LIHU‘E — A garden gathering planted seeds that will grow island-wide as a full house greeted Natalie “Hiwahiwa” Joyce-Maeda, garden coordinator at Elsie Wilcox Elementary School, Punanaleo preschools and Kawaikini school, and Colleen Carroll, the Kaua‘i School Garden Network Director for Malama Kaua‘i.
“When I saw what was taking place at Wilcox School during a visit, I thought it would be nice to get all of the people involved in school gardens together so ideas could be exchanged and discussions on their respective gardens would yield more productive gardens,” Carroll said. “Right now, a lot of the people who work on the school gardens work in relative isolation. This way, they can all come together for some idea exchanges and productive talk story.”
Participants were given a tour of the different grade-level gardens that dot the Wilcox School campus and got an explanation of how the school gardens are tied to classroom learning at the event sponsored by Wilcox School, Malama Kaua‘i, State Farm Insurance and Ho‘ola Lahui Hawai‘i.
The tours and discussions included an explanation of how one of the oldest continuously productive hydroponic greenhouses has persisted through the years, and the morning was spiced up with refreshing beverages including a cucumber and mint cooler, lemon water and a pineapple-coconut-basil offering. Participants also learned to make their own beverages and treats from local garden harvests.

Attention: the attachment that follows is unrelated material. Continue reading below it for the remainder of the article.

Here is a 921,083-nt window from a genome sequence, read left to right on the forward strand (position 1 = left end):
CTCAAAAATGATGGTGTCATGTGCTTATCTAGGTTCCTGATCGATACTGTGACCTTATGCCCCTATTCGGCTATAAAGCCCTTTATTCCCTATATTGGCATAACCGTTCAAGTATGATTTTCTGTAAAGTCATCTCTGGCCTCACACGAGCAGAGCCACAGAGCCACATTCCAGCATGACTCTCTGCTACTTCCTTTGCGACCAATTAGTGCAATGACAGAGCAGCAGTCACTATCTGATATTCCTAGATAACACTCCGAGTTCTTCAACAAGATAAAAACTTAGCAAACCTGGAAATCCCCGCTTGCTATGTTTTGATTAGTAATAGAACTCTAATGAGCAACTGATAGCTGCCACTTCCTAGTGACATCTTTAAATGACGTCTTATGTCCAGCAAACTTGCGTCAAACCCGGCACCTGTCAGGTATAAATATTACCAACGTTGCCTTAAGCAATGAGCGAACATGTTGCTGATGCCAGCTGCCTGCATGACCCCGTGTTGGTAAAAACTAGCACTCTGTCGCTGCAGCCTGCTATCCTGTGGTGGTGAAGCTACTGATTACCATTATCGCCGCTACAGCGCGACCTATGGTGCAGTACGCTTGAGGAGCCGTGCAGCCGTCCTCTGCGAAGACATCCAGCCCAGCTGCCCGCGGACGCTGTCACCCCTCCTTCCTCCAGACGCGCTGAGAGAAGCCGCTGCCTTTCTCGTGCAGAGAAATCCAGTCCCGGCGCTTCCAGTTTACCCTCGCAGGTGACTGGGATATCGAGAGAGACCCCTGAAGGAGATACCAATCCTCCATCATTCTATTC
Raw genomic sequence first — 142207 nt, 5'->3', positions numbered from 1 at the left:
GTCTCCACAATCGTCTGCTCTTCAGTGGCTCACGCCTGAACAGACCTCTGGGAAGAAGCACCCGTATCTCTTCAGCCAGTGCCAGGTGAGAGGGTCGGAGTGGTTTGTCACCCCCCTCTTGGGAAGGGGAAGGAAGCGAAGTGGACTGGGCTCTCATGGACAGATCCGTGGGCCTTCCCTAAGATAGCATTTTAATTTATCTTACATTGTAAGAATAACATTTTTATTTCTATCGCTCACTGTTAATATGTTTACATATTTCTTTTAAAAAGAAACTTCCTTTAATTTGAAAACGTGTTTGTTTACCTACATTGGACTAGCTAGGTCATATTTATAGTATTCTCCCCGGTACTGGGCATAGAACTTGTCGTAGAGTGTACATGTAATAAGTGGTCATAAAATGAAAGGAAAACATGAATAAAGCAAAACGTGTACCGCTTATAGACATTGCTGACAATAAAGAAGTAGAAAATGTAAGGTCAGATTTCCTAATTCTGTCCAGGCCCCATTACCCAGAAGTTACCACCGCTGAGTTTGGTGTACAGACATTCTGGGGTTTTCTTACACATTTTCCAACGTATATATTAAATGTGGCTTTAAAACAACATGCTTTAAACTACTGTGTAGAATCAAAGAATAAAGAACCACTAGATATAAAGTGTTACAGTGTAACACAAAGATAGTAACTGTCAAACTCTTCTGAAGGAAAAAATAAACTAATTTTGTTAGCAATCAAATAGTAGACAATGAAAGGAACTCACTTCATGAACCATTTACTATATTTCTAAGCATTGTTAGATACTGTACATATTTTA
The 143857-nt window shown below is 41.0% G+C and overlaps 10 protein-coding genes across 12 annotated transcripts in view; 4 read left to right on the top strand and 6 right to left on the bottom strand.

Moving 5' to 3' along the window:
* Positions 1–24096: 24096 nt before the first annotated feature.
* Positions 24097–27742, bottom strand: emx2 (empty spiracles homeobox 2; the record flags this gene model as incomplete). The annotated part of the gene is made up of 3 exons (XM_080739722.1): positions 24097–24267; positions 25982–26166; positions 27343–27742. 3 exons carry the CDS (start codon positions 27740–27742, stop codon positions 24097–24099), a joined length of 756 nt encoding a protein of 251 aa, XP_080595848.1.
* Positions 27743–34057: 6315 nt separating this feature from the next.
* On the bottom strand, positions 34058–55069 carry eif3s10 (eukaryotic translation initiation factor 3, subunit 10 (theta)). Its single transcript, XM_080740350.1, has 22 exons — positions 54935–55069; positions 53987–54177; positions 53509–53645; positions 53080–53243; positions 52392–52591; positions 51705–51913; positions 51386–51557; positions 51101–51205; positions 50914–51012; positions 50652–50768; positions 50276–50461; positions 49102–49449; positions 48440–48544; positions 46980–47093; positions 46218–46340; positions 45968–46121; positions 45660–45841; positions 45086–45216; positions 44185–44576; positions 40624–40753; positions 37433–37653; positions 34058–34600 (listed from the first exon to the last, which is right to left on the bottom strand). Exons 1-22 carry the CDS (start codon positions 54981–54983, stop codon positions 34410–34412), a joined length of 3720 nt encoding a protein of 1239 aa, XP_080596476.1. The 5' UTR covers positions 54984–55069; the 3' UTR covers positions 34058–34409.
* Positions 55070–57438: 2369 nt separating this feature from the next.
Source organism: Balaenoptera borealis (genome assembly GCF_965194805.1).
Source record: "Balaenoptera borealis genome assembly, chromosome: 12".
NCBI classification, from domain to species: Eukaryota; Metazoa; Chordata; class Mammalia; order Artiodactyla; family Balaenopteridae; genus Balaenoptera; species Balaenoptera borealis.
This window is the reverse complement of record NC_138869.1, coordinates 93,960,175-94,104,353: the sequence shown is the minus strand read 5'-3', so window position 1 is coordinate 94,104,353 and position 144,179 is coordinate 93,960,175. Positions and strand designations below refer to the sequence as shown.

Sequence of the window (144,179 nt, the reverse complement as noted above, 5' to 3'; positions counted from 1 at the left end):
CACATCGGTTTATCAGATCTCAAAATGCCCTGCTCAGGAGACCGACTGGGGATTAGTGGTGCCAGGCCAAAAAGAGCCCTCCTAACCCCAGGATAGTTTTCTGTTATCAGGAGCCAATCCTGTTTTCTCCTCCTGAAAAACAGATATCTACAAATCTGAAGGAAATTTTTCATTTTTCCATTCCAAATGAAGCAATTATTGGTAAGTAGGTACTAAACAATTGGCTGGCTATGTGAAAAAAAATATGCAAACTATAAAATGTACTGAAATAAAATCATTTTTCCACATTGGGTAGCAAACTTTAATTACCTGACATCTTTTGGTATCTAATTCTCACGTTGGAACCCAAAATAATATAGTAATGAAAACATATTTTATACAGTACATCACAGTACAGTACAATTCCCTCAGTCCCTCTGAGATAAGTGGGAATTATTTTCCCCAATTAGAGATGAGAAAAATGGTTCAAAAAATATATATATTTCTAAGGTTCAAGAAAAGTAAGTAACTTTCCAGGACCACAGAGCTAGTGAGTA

The itinerary was geared to strengthen the Kaua‘i School Garden programs individually and collectively.
“When I was a teacher here at Wilcox, I used to see the ‘white house,’ and now, I have an opportunity to find out more,” said Nancy Budd, the state Board of Education’s Kaua‘i representative. “It’s interesting to see the work being done on school gardens. Now we need to see how it can connect with the larger studies in agriculture.”
Terry Proctor, principal of Wilcox School, said the school features grade level-specific gardens, including an herb garden for kindergarteners and a life-cycle garden created with recycled synthetic barrels.
“One of the containers even has a gutter to help recycle the nutrient water,” Proctor said. “The teacher got help after discussing this with the Malama Kaua‘i people, who suggested the setup.”
Diane Shoemaker of Kekaha Community Garden said the gathering was timely for her, because Kekaha Community Garden is embarking on its own community seminars and she could gather ideas of what and how to present topics for the Westside community.
Sam Henriques, who coordinates the gardening program for St. Catherine School, said her gardens need revamping and was using the gathering to get ideas on how to do her garden renovation work, which will take place once school lets out for summer.
“This way, hopefully the gardens will be ready when the students return and they can plant seeds right away,” Henriques said.
• Dennis Fujimoto, photographer and staff writer, can be reached at 245-3681 (ext. 253) or dfujimoto@ thegardenisland.com.